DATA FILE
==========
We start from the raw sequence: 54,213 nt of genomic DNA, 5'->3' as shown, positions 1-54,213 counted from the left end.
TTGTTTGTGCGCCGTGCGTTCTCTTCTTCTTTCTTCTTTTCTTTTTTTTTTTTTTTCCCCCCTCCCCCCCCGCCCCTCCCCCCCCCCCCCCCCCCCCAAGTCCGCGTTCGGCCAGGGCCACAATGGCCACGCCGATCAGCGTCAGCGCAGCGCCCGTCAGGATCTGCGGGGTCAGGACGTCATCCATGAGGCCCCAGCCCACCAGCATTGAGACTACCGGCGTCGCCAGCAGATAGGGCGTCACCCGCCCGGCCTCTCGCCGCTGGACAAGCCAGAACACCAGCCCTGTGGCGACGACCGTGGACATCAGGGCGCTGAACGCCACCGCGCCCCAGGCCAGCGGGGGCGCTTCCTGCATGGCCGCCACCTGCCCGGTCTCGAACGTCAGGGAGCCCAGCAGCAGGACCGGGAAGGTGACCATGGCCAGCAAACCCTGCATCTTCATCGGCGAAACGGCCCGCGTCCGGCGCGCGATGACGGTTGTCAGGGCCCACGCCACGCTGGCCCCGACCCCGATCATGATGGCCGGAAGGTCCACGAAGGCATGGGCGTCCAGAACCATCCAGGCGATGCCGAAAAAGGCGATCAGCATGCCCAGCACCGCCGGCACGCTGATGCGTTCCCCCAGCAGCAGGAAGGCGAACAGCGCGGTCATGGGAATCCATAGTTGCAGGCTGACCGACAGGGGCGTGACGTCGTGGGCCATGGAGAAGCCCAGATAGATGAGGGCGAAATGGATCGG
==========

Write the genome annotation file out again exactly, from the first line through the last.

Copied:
We start from the raw sequence: 54,213 nt of genomic DNA, 5'->3' as shown, positions 1-54,213 counted from the left end.
TTGTTTGTGCGCCGTGCGTTCTCTTCTTCTTTCTTCTTTTCTTTTTTTTTTTTTTTCCCCCCTCCCCCCCCGCCCCTCCCCCCCCCCCCCCCCCCCCAAGTCCGCGTTCGGCCAGGGCCACAATGGCCACGCCGATCAGCGTCAGCGCAGCGCCCGTCAGGATCTGCGGGGTCAGGACGTCATCCATGAGGCCCCAGCCCACCAGCATTGAGACTACCGGCGTCGCCAGCAGATAGGGCGTCACCCGCCCGGCCTCTCGCCGCTGGACAAGCCAGAACACCAGCCCTGTGGCGACGACCGTGGACATCAGGGCGCTGAACGCCACCGCGCCCCAGGCCAGCGGGGGCGCTTCCTGCATGGCCGCCACCTGCCCGGTCTCGAACGTCAGGGAGCCCAGCAGCAGGACCGGGAAGGTGACCATGGCCAGCAAACCCTGCATCTTCATCGGCGAAACGGCCCGCGTCCGGCGCGCGATGACGGTTGTCAGGGCCCACGCCACGCTGGCCCCGACCCCGATCATGATGGCCGGAAGGTCCACGAAGGCATGGGCGTCCAGAACCATCCAGGCGATGCCGAAAAAGGCGATCAGCATGCCCAGCACCGCCGGCACGCTGATGCGTTCCCCCAGCAGCAGGAAGGCGAACAGCGCGGTCATGGGAATCCATAGTTGCAGGCTGACCGACAGGGGCGTGACGTCGTGGGCCATGGAGAAGCCCAGATAGATGAGGGCGAAATGGATCGG